No Logo

23 Feb 2003

A little belatedly, I’ve got around to reading No Logo by Naomi Klein. As typified by the geeks in Douglas Coupland’s Microserfs, I’m a Gap victim. It’s easy bland fashion. But I’ve always had a nagging doubt about the ethics of it. Of course, there are two issues here that are often blurred into one: the human rights abuses of the people making the garments in export processing zones in Asia, and the globalisation of corporations. The later I’m not that bothered about: business is about becoming big and making money, and obviously they want to expand as much as possible. So long as they don’t do Wal-Mart style out-pricing tactics, then that I’ve got no problem with. The conditions of the people that have made the clothes I wear, and the huge gap (no pun intended) between what I paid for it and what the workers are paid does concern me.

This book is quite interesting and does a good job of going through all the various parts of the argument. It breaks down into four sections: No Space, No Choice, No Jobs, and No Logo. These cover the mass marketing of the brands, the globalisation, the movement of employment away from local factories to typically Asian “sweatshops”, and finally how people are beginning to turn on the brands. I think what’s probably most saddening about the first three sections is that, as appalling as it is, none of it is particularly a surprise. It’s worth reading though just to understand all the different issues that are involved in what is often seen as just a single amorphous globalisation debate. The book starts a little stat heavy, but picks up after the first chapter or so.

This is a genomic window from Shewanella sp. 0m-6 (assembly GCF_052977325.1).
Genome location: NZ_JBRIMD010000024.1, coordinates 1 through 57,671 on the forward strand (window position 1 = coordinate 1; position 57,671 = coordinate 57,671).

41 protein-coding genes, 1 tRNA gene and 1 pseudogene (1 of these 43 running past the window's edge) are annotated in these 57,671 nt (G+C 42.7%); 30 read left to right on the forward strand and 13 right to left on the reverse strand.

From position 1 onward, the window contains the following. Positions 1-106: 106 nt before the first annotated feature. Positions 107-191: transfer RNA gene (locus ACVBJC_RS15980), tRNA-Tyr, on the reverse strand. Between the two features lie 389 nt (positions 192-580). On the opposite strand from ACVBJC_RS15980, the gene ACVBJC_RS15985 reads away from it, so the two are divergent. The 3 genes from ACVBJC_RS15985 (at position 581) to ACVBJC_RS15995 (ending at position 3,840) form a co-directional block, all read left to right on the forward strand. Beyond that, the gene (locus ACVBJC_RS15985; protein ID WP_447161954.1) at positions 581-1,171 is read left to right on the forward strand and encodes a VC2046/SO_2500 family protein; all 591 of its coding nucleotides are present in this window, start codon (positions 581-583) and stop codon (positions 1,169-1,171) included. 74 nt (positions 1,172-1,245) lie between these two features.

I guess the question is then: knowing what I know, what do I do about it? I don’t want to see the fall of places like Starbucks and the Gap, I’d just like to see them play fair, pay a living wage to the people that construct the clothes and harvest the coffee. I guess the first thing to do is let them know what I think. Putting the corporations out of business would probably just create space for someone else to step in. I’d like to think that the current crop could be made to play better. I’m a woolly minded liberal at heart, and I admit to liking my Apple laptop, and Gap clothes, so I’m stuck in this position where I don’t want to give up the brands, but I dislike some of what they’re doing. Hmmm.